Chapeau is quite possibly one of the most bizarre multiplayer games we’ve played in a good while. Pitting up to four opponents against one another, you take control of a sentient hat, with the aim of the game being to ‘tag’ as many humans as possible by leaping onto their heads. It’s a chaotic game that takes a bit of getting used to, and even when you’ve mastered its clunky controls, the game modes simply aren’t compelling enough to keep you invested.

There are three main modes that make up Chapeau’s multiplayer component. First up is 'Where Is Wilhelm', which tasks you with finding a specific character within the level and tagging him/her. Doing so will grant you with coins that continue to build as to tag more targets. Next is 'Color Craze', in which each team (which can be made up of 2v2, or free-for-all) is designated a specific colour. You then need to tag as many humans as possible with that colour within the timeframe. Finally, 'The Floor is Lava' will no doubt be a favourite with youngsters, in which you need to tag as many humans as possible while the entire level slowly fills with deadly lava.

Controlling your hat is a bit of a chore at first, and we’d probably recommend giving the tutorial a go before diving into some proper matches. You can leap around with ZR, and dash forwards with ZL, with additional moves such as backflips and ground pounds to assist in your movement. When you aim towards an NPC’s head, a reticle will lock onto it, which will then allow you to dash directly towards it. You can chain together a whole bunch of humans this way, and it’s probably the best method to rack up some points quickly, but keep in mind that other players can also bash you out of the way if their aim is up to scratch.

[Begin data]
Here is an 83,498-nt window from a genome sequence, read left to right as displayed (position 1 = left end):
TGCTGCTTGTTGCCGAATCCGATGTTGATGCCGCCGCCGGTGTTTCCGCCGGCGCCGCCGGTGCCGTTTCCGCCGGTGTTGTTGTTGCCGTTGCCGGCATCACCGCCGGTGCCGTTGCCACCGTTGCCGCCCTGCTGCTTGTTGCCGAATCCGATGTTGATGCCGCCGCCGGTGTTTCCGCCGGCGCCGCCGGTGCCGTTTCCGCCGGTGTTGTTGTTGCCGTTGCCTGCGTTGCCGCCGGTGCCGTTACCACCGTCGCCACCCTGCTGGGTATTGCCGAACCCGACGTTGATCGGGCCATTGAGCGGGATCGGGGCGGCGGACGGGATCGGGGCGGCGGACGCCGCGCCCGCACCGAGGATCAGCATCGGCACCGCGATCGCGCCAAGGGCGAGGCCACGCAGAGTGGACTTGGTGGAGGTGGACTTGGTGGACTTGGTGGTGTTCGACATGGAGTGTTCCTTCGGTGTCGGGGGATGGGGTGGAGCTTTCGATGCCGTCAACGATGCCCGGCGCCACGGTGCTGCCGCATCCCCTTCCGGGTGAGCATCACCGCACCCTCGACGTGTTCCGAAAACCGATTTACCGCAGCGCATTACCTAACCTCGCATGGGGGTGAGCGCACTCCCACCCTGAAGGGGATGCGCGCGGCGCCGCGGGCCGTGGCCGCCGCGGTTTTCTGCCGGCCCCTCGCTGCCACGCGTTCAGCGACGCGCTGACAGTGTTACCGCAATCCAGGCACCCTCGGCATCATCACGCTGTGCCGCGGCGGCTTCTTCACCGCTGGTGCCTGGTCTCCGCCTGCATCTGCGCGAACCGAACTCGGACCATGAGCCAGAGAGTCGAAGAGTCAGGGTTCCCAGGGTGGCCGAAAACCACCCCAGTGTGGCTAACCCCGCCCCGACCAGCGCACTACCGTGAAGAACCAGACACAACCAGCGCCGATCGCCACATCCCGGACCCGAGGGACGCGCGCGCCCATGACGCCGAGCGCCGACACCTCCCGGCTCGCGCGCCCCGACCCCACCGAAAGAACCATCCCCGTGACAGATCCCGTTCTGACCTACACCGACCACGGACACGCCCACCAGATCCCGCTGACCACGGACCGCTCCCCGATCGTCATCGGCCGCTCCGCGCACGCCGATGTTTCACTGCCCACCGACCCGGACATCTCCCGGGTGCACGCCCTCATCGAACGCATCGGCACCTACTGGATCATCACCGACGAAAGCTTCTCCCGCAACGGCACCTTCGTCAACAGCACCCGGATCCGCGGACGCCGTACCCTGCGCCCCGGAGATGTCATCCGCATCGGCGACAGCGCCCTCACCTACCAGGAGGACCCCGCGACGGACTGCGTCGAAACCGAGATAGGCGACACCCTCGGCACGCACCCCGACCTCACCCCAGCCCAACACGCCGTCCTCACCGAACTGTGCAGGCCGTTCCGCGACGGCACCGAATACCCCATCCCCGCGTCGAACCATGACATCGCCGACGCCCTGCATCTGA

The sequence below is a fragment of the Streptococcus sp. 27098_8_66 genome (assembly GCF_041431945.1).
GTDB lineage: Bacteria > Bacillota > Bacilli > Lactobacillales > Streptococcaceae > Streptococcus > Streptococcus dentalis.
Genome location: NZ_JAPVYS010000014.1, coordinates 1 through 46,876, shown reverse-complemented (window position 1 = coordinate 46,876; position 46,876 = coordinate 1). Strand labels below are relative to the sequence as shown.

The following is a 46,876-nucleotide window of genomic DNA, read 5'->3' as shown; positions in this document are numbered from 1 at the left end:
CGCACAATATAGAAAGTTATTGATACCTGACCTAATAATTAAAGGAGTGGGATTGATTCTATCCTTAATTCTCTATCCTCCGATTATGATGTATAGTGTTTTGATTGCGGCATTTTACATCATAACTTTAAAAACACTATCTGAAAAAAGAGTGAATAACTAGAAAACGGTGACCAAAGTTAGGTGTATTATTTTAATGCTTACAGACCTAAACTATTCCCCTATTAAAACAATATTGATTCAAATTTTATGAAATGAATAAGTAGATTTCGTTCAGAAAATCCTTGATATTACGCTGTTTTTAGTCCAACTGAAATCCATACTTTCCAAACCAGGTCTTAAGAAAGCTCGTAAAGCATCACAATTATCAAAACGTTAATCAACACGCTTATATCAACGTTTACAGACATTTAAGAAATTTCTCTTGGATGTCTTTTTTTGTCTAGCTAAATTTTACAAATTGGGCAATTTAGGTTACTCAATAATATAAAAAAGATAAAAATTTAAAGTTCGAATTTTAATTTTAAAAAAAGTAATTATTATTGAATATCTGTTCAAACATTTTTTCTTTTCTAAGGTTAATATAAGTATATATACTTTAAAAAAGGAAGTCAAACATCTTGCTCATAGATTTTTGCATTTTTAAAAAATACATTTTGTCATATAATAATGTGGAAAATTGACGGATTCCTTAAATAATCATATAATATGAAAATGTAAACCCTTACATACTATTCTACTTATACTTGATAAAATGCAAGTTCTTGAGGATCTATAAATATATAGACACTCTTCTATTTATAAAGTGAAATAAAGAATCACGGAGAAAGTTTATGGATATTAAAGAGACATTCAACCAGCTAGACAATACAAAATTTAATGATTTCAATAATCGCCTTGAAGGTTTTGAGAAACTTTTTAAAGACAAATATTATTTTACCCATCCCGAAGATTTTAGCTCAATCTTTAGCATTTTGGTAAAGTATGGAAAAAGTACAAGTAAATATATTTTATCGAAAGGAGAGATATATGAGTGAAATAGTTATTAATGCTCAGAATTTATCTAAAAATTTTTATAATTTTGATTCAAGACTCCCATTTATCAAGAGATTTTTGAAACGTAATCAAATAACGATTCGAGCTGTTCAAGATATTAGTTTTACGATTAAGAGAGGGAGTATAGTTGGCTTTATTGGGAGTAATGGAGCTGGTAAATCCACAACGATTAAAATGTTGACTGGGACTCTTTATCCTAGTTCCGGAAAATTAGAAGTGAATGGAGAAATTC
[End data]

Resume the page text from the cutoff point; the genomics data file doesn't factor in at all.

Aside from the main multiplayer mode, there is a set of challenges which, if you’re new to the game, will prove themselves to be exceedingly difficult at first. They’re mainly just variations of the three main modes; as you work through them, you’ll earn in-game ‘achievements’, and also go on to unlock further hats and levels to explore. That’s really all there is to Chapeau. Obviously, we’d encourage you to play with friends where possible, but you can also add bots if this is needed.

In terms of its presentation, Chapeau is a bit of a mixed bag. The overall art style is nice, and the human characters are stylish, yet there’s not a great deal to distinguish them from one another. Additionally, the environments are pretty bland, with block colours and minimal textures. On the flip side though, the music is great, and the main menu theme is one of the catchiest tunes we’ve heard in a good while. It certainly feels like it’s geared more towards youngsters, and we’re certain they’ll get a kick out of it for a little while, but unfortunately for the rest of us, these hats are just a bit too frayed to recommend.